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To The Finish And Back: From Maryís Perspective
December 18, 1994

LUKE 1:26-45

"Who? Me?" was Maryís response to the announcement from the angel Gabriel. According to Luke 1:28-29, The angel said, "Greetings, favored one! The Lord is with you." But Mary was much perplexed by his words and pondered what sort of greeting this might be. And, well she might ponder! Charlene Smiley asked me to read The Birth of Christ by Yvette Moore to the United Methodist women as they gathered for their Christmas party. One line in particular was precious. After the shepherds had left the stable, after all the hullabaloo died down, Mary and Joseph turned to one another and said, "What do you suppose weíve got ourselves in for?"

Our theme this Advent season is To the Finish and Back. Jesus is the first final human being. Jesus went to the finish and came back to lead us. Because we know where the finish line is, and what the finish looks like, we can run the race that is set before us with perseverance and confidence. Confidence in the end gives us insight, understanding and courage to live today as Godís people. What this means practically is illustrated by Mary, the mother. Looking at Maryís experience takes our heads out of the clouds, clears up any naive notions we may have had about the Christian life. Was Maryís merry Christmas merry?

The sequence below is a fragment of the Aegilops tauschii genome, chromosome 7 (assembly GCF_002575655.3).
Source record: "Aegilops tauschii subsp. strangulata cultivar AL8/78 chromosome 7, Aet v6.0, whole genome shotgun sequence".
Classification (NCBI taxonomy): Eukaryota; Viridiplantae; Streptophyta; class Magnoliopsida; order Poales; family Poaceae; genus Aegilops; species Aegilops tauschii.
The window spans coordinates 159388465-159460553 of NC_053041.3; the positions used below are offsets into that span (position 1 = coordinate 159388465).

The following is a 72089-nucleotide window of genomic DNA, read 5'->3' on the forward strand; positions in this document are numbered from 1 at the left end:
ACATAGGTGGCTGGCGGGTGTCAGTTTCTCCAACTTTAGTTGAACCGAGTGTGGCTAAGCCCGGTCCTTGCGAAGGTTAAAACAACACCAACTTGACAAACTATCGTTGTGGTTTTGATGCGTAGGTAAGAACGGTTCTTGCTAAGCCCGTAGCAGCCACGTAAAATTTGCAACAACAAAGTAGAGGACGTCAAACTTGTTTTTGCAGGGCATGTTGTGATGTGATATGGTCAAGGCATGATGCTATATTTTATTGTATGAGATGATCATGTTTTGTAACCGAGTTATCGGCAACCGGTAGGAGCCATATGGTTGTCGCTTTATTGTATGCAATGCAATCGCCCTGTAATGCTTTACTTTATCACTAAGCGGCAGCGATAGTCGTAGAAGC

The angel called her, "Favored one". Mary was perplexed and confused. How would you react to an announcement from an angel that you are going to give birth to a very special baby? Perhaps as Mary did. She ran to tell someone, someone she respected, someone she confided in. She went to see Elizabeth, her friend and relative. (Luke 1:41-42) When Elizabeth saw her, the child leaped in her womb. She was filled with the Holy Spirit and exclaimed with a loud cry, "Blessed are you among women, and blessed is the fruit of your womb." But, look what it meant to Mary to be favored and blessed!

She was dependent upon the good graces of her fiance, Joseph, who did not reject her, which would have been disastrous in those days. Unwed mothers did not do well. When she was almost ready to deliver, the foreign government which ruled their land decreed that she and her husband had to return to his home town to be in the census. She had to travel on a donkey on a long, hard journey from Nazareth to Bethlehem. There she had to deliver her son in a barn. Actually, it was a cave. She and Joseph were homeless, rejected and forlorn. There must not have seemed much glory to Mary that night. There certainly wasnít much mercy or kindness. There was no anesthesia, no sanitation, no Mercy or MCMC hospitals, no doctor. Was there even a midwife? It doesnít say.